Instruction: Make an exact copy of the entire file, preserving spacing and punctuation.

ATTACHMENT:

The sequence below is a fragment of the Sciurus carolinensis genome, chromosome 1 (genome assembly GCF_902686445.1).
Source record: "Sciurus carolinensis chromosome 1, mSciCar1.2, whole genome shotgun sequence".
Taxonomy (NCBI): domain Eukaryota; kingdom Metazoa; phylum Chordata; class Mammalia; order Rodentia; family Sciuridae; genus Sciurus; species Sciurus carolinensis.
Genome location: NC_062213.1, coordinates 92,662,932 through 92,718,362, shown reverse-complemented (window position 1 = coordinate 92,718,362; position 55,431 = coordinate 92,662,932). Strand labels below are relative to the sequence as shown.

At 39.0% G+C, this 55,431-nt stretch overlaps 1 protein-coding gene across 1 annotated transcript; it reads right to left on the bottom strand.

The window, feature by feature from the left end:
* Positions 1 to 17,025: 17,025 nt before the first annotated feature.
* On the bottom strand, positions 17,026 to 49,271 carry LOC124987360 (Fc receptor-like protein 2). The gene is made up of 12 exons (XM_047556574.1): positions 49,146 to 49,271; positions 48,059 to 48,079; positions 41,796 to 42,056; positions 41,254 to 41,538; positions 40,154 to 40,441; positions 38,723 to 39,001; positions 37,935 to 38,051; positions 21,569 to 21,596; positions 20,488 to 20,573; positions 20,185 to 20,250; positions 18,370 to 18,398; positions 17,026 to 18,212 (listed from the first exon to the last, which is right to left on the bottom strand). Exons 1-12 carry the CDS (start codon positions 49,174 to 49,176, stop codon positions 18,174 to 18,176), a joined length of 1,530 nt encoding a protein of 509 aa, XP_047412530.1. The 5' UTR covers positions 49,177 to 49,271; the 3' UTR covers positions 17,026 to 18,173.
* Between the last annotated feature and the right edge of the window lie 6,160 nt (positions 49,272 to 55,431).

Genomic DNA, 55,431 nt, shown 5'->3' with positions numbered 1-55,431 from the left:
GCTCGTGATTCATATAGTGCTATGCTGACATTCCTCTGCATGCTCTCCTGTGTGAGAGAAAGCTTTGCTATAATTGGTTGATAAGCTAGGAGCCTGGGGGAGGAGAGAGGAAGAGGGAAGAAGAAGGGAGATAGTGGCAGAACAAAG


The sequence below is a fragment of the Sciurus carolinensis genome, chromosome 1 (genome assembly GCF_902686445.1).
Source record: "Sciurus carolinensis chromosome 1, mSciCar1.2, whole genome shotgun sequence".
Taxonomy (NCBI): domain Eukaryota; kingdom Metazoa; phylum Chordata; class Mammalia; order Rodentia; family Sciuridae; genus Sciurus; species Sciurus carolinensis.
Genome location: NC_062213.1, coordinates 92,662,932 through 92,718,362, shown reverse-complemented (window position 1 = coordinate 92,718,362; position 55,431 = coordinate 92,662,932). Strand labels below are relative to the sequence as shown.

At 39.0% G+C, this 55,431-nt stretch overlaps 1 protein-coding gene across 1 annotated transcript; it reads right to left on the bottom strand.

The window, feature by feature from the left end:
* Positions 1 to 17,025: 17,025 nt before the first annotated feature.
* On the bottom strand, positions 17,026 to 49,271 carry LOC124987360 (Fc receptor-like protein 2). The gene is made up of 12 exons (XM_047556574.1): positions 49,146 to 49,271; positions 48,059 to 48,079; positions 41,796 to 42,056; positions 41,254 to 41,538; positions 40,154 to 40,441; positions 38,723 to 39,001; positions 37,935 to 38,051; positions 21,569 to 21,596; positions 20,488 to 20,573; positions 20,185 to 20,250; positions 18,370 to 18,398; positions 17,026 to 18,212 (listed from the first exon to the last, which is right to left on the bottom strand). Exons 1-12 carry the CDS (start codon positions 49,174 to 49,176, stop codon positions 18,174 to 18,176), a joined length of 1,530 nt encoding a protein of 509 aa, XP_047412530.1. The 5' UTR covers positions 49,177 to 49,271; the 3' UTR covers positions 17,026 to 18,173.
* Between the last annotated feature and the right edge of the window lie 6,160 nt (positions 49,272 to 55,431).

Genomic DNA, 55,431 nt, shown 5'->3' with positions numbered 1-55,431 from the left:
GCTCGTGATTCATATAGTGCTATGCTGACATTCCTCTGCATGCTCTCCTGTGTGAGAGAAAGCTTTGCTATAATTGGTTGATAAGCTAGGAGCCTGGGGGAGGAGAGAGGAAGAGGGAAGAAGAAGGGAGATAGTGGCAGAACAAAG